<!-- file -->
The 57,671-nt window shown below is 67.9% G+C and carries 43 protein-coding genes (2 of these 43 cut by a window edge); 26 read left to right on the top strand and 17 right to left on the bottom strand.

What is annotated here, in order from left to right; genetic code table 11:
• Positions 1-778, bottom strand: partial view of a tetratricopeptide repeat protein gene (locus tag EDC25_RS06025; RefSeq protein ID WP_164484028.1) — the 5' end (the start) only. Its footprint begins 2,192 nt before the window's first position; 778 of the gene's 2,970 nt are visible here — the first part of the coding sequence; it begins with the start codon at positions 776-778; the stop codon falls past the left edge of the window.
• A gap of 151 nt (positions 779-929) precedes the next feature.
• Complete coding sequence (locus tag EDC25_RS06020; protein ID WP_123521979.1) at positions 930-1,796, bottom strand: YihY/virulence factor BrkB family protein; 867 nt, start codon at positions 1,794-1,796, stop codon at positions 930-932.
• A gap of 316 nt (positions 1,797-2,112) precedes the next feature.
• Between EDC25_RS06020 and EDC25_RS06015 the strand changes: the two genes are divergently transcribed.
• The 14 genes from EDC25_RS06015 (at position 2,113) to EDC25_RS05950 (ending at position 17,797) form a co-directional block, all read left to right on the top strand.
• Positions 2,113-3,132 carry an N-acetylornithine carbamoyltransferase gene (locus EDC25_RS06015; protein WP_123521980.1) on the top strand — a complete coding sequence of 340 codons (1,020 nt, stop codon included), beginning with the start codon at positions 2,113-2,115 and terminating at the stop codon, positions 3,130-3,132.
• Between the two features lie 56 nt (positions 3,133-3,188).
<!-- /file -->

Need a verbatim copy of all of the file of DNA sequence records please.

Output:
The 57,671-nt window shown below is 67.9% G+C and carries 43 protein-coding genes (2 of these 43 cut by a window edge); 26 read left to right on the top strand and 17 right to left on the bottom strand.

What is annotated here, in order from left to right; genetic code table 11:
• Positions 1-778, bottom strand: partial view of a tetratricopeptide repeat protein gene (locus tag EDC25_RS06025; RefSeq protein ID WP_164484028.1) — the 5' end (the start) only. Its footprint begins 2,192 nt before the window's first position; 778 of the gene's 2,970 nt are visible here — the first part of the coding sequence; it begins with the start codon at positions 776-778; the stop codon falls past the left edge of the window.
• A gap of 151 nt (positions 779-929) precedes the next feature.
• Complete coding sequence (locus tag EDC25_RS06020; protein ID WP_123521979.1) at positions 930-1,796, bottom strand: YihY/virulence factor BrkB family protein; 867 nt, start codon at positions 1,794-1,796, stop codon at positions 930-932.
• A gap of 316 nt (positions 1,797-2,112) precedes the next feature.
• Between EDC25_RS06020 and EDC25_RS06015 the strand changes: the two genes are divergently transcribed.
• The 14 genes from EDC25_RS06015 (at position 2,113) to EDC25_RS05950 (ending at position 17,797) form a co-directional block, all read left to right on the top strand.
• Positions 2,113-3,132 carry an N-acetylornithine carbamoyltransferase gene (locus EDC25_RS06015; protein WP_123521980.1) on the top strand — a complete coding sequence of 340 codons (1,020 nt, stop codon included), beginning with the start codon at positions 2,113-2,115 and terminating at the stop codon, positions 3,130-3,132.
• Between the two features lie 56 nt (positions 3,133-3,188).